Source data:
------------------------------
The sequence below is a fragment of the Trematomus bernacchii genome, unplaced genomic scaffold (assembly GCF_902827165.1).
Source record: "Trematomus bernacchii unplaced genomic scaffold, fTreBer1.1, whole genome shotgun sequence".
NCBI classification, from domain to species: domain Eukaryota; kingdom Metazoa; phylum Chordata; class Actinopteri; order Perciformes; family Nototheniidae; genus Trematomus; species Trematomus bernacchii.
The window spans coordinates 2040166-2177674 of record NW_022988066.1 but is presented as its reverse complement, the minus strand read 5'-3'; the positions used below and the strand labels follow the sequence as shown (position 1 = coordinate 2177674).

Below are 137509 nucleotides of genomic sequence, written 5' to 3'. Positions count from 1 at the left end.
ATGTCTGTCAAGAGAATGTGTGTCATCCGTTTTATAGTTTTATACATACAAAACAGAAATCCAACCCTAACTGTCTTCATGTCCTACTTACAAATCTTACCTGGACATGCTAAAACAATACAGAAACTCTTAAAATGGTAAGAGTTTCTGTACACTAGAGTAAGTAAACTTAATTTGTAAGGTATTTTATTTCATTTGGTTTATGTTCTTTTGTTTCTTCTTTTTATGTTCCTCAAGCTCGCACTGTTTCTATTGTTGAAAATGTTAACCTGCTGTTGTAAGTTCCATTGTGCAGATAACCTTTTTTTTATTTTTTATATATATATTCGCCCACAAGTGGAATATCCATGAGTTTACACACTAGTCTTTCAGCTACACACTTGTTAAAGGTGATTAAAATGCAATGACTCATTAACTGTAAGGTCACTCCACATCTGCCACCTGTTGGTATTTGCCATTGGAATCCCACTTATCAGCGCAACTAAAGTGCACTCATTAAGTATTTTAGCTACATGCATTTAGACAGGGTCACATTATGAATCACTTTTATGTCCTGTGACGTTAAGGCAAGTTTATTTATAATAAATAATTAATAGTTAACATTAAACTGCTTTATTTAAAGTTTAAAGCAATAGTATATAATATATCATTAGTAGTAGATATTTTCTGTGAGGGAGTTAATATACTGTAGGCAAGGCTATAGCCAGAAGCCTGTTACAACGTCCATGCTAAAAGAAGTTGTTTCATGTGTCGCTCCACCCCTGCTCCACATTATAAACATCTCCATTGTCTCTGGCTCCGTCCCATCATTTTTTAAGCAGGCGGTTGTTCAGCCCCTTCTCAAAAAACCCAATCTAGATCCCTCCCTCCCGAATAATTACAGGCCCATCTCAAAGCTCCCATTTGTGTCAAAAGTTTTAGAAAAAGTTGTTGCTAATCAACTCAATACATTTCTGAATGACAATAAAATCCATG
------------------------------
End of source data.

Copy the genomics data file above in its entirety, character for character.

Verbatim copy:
The sequence below is a fragment of the Trematomus bernacchii genome, unplaced genomic scaffold (assembly GCF_902827165.1).
Source record: "Trematomus bernacchii unplaced genomic scaffold, fTreBer1.1, whole genome shotgun sequence".
NCBI classification, from domain to species: domain Eukaryota; kingdom Metazoa; phylum Chordata; class Actinopteri; order Perciformes; family Nototheniidae; genus Trematomus; species Trematomus bernacchii.
The window spans coordinates 2040166-2177674 of record NW_022988066.1 but is presented as its reverse complement, the minus strand read 5'-3'; the positions used below and the strand labels follow the sequence as shown (position 1 = coordinate 2177674).

Below are 137509 nucleotides of genomic sequence, written 5' to 3'. Positions count from 1 at the left end.
ATGTCTGTCAAGAGAATGTGTGTCATCCGTTTTATAGTTTTATACATACAAAACAGAAATCCAACCCTAACTGTCTTCATGTCCTACTTACAAATCTTACCTGGACATGCTAAAACAATACAGAAACTCTTAAAATGGTAAGAGTTTCTGTACACTAGAGTAAGTAAACTTAATTTGTAAGGTATTTTATTTCATTTGGTTTATGTTCTTTTGTTTCTTCTTTTTATGTTCCTCAAGCTCGCACTGTTTCTATTGTTGAAAATGTTAACCTGCTGTTGTAAGTTCCATTGTGCAGATAACCTTTTTTTTATTTTTTATATATATATTCGCCCACAAGTGGAATATCCATGAGTTTACACACTAGTCTTTCAGCTACACACTTGTTAAAGGTGATTAAAATGCAATGACTCATTAACTGTAAGGTCACTCCACATCTGCCACCTGTTGGTATTTGCCATTGGAATCCCACTTATCAGCGCAACTAAAGTGCACTCATTAAGTATTTTAGCTACATGCATTTAGACAGGGTCACATTATGAATCACTTTTATGTCCTGTGACGTTAAGGCAAGTTTATTTATAATAAATAATTAATAGTTAACATTAAACTGCTTTATTTAAAGTTTAAAGCAATAGTATATAATATATCATTAGTAGTAGATATTTTCTGTGAGGGAGTTAATATACTGTAGGCAAGGCTATAGCCAGAAGCCTGTTACAACGTCCATGCTAAAAGAAGTTGTTTCATGTGTCGCTCCACCCCTGCTCCACATTATAAACATCTCCATTGTCTCTGGCTCCGTCCCATCATTTTTTAAGCAGGCGGTTGTTCAGCCCCTTCTCAAAAAACCCAATCTAGATCCCTCCCTCCCGAATAATTACAGGCCCATCTCAAAGCTCCCATTTGTGTCAAAAGTTTTAGAAAAAGTTGTTGCTAATCAACTCAATACATTTCTGAATGACAATAAAATCCATG